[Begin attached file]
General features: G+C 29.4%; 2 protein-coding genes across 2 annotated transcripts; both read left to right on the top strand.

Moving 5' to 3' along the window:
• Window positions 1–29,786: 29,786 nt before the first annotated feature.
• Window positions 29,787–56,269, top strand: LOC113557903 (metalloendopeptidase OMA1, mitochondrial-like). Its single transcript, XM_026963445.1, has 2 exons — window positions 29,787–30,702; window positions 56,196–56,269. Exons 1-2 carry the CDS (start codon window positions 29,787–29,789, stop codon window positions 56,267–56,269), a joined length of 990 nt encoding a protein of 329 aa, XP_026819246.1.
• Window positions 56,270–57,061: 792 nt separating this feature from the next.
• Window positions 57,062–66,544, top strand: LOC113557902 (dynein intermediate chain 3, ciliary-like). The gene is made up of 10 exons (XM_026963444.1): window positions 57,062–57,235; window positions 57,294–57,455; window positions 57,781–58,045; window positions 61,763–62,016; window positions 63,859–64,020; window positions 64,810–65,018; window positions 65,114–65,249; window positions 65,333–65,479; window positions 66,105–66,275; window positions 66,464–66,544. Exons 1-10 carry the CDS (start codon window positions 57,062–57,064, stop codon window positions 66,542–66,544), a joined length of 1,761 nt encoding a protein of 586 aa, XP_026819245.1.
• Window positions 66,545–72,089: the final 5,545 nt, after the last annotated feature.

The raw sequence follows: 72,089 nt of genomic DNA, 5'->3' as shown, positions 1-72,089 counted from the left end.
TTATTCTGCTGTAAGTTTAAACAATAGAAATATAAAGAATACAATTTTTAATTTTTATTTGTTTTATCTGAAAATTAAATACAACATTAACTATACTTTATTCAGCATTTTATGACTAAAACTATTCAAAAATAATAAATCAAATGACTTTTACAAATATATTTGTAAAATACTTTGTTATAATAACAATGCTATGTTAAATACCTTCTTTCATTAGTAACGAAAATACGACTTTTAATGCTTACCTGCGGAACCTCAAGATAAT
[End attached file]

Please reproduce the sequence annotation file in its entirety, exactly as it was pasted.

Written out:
General features: G+C 29.4%; 2 protein-coding genes across 2 annotated transcripts; both read left to right on the top strand.

Moving 5' to 3' along the window:
• Window positions 1–29,786: 29,786 nt before the first annotated feature.
• Window positions 29,787–56,269, top strand: LOC113557903 (metalloendopeptidase OMA1, mitochondrial-like). Its single transcript, XM_026963445.1, has 2 exons — window positions 29,787–30,702; window positions 56,196–56,269. Exons 1-2 carry the CDS (start codon window positions 29,787–29,789, stop codon window positions 56,267–56,269), a joined length of 990 nt encoding a protein of 329 aa, XP_026819246.1.
• Window positions 56,270–57,061: 792 nt separating this feature from the next.
• Window positions 57,062–66,544, top strand: LOC113557902 (dynein intermediate chain 3, ciliary-like). The gene is made up of 10 exons (XM_026963444.1): window positions 57,062–57,235; window positions 57,294–57,455; window positions 57,781–58,045; window positions 61,763–62,016; window positions 63,859–64,020; window positions 64,810–65,018; window positions 65,114–65,249; window positions 65,333–65,479; window positions 66,105–66,275; window positions 66,464–66,544. Exons 1-10 carry the CDS (start codon window positions 57,062–57,064, stop codon window positions 66,542–66,544), a joined length of 1,761 nt encoding a protein of 586 aa, XP_026819245.1.
• Window positions 66,545–72,089: the final 5,545 nt, after the last annotated feature.

The raw sequence follows: 72,089 nt of genomic DNA, 5'->3' as shown, positions 1-72,089 counted from the left end.
TTATTCTGCTGTAAGTTTAAACAATAGAAATATAAAGAATACAATTTTTAATTTTTATTTGTTTTATCTGAAAATTAAATACAACATTAACTATACTTTATTCAGCATTTTATGACTAAAACTATTCAAAAATAATAAATCAAATGACTTTTACAAATATATTTGTAAAATACTTTGTTATAATAACAATGCTATGTTAAATACCTTCTTTCATTAGTAACGAAAATACGACTTTTAATGCTTACCTGCGGAACCTCAAGATAAT